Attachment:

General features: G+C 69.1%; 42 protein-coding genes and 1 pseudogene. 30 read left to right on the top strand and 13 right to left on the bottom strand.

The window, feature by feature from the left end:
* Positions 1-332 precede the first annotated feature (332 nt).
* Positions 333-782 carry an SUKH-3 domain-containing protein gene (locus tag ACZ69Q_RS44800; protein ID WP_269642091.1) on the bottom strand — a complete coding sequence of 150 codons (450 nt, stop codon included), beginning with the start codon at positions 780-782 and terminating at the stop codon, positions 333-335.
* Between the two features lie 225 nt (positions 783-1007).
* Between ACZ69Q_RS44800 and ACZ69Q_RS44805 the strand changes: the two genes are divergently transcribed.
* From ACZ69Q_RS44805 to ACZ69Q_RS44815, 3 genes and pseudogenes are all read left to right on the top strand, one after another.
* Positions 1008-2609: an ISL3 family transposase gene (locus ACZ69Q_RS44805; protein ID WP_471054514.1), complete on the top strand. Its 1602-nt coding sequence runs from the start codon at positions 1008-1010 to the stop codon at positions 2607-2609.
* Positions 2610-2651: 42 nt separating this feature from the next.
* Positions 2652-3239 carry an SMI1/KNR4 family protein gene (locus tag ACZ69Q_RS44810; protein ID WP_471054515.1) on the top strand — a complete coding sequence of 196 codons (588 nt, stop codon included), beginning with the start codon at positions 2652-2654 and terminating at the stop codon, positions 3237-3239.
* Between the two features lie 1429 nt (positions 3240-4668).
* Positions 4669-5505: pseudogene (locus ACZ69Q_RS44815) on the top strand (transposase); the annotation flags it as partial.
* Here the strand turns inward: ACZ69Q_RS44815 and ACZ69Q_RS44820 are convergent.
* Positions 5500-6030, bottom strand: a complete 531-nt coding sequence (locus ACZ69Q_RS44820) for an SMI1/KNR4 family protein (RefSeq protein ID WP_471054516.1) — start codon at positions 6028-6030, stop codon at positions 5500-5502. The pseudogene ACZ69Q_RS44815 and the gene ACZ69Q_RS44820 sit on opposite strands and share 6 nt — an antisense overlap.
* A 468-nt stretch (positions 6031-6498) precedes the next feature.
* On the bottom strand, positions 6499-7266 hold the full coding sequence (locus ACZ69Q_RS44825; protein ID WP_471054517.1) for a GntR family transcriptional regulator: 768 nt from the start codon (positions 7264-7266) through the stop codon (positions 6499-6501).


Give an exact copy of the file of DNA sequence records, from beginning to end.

General features: G+C 69.1%; 42 protein-coding genes and 1 pseudogene. 30 read left to right on the top strand and 13 right to left on the bottom strand.

The window, feature by feature from the left end:
* Positions 1-332 precede the first annotated feature (332 nt).
* Positions 333-782 carry an SUKH-3 domain-containing protein gene (locus tag ACZ69Q_RS44800; protein ID WP_269642091.1) on the bottom strand — a complete coding sequence of 150 codons (450 nt, stop codon included), beginning with the start codon at positions 780-782 and terminating at the stop codon, positions 333-335.
* Between the two features lie 225 nt (positions 783-1007).
* Between ACZ69Q_RS44800 and ACZ69Q_RS44805 the strand changes: the two genes are divergently transcribed.
* From ACZ69Q_RS44805 to ACZ69Q_RS44815, 3 genes and pseudogenes are all read left to right on the top strand, one after another.
* Positions 1008-2609: an ISL3 family transposase gene (locus ACZ69Q_RS44805; protein ID WP_471054514.1), complete on the top strand. Its 1602-nt coding sequence runs from the start codon at positions 1008-1010 to the stop codon at positions 2607-2609.
* Positions 2610-2651: 42 nt separating this feature from the next.
* Positions 2652-3239 carry an SMI1/KNR4 family protein gene (locus tag ACZ69Q_RS44810; protein ID WP_471054515.1) on the top strand — a complete coding sequence of 196 codons (588 nt, stop codon included), beginning with the start codon at positions 2652-2654 and terminating at the stop codon, positions 3237-3239.
* Between the two features lie 1429 nt (positions 3240-4668).
* Positions 4669-5505: pseudogene (locus ACZ69Q_RS44815) on the top strand (transposase); the annotation flags it as partial.
* Here the strand turns inward: ACZ69Q_RS44815 and ACZ69Q_RS44820 are convergent.
* Positions 5500-6030, bottom strand: a complete 531-nt coding sequence (locus ACZ69Q_RS44820) for an SMI1/KNR4 family protein (RefSeq protein ID WP_471054516.1) — start codon at positions 6028-6030, stop codon at positions 5500-5502. The pseudogene ACZ69Q_RS44815 and the gene ACZ69Q_RS44820 sit on opposite strands and share 6 nt — an antisense overlap.
* A 468-nt stretch (positions 6031-6498) precedes the next feature.
* On the bottom strand, positions 6499-7266 hold the full coding sequence (locus ACZ69Q_RS44825; protein ID WP_471054517.1) for a GntR family transcriptional regulator: 768 nt from the start codon (positions 7264-7266) through the stop codon (positions 6499-6501).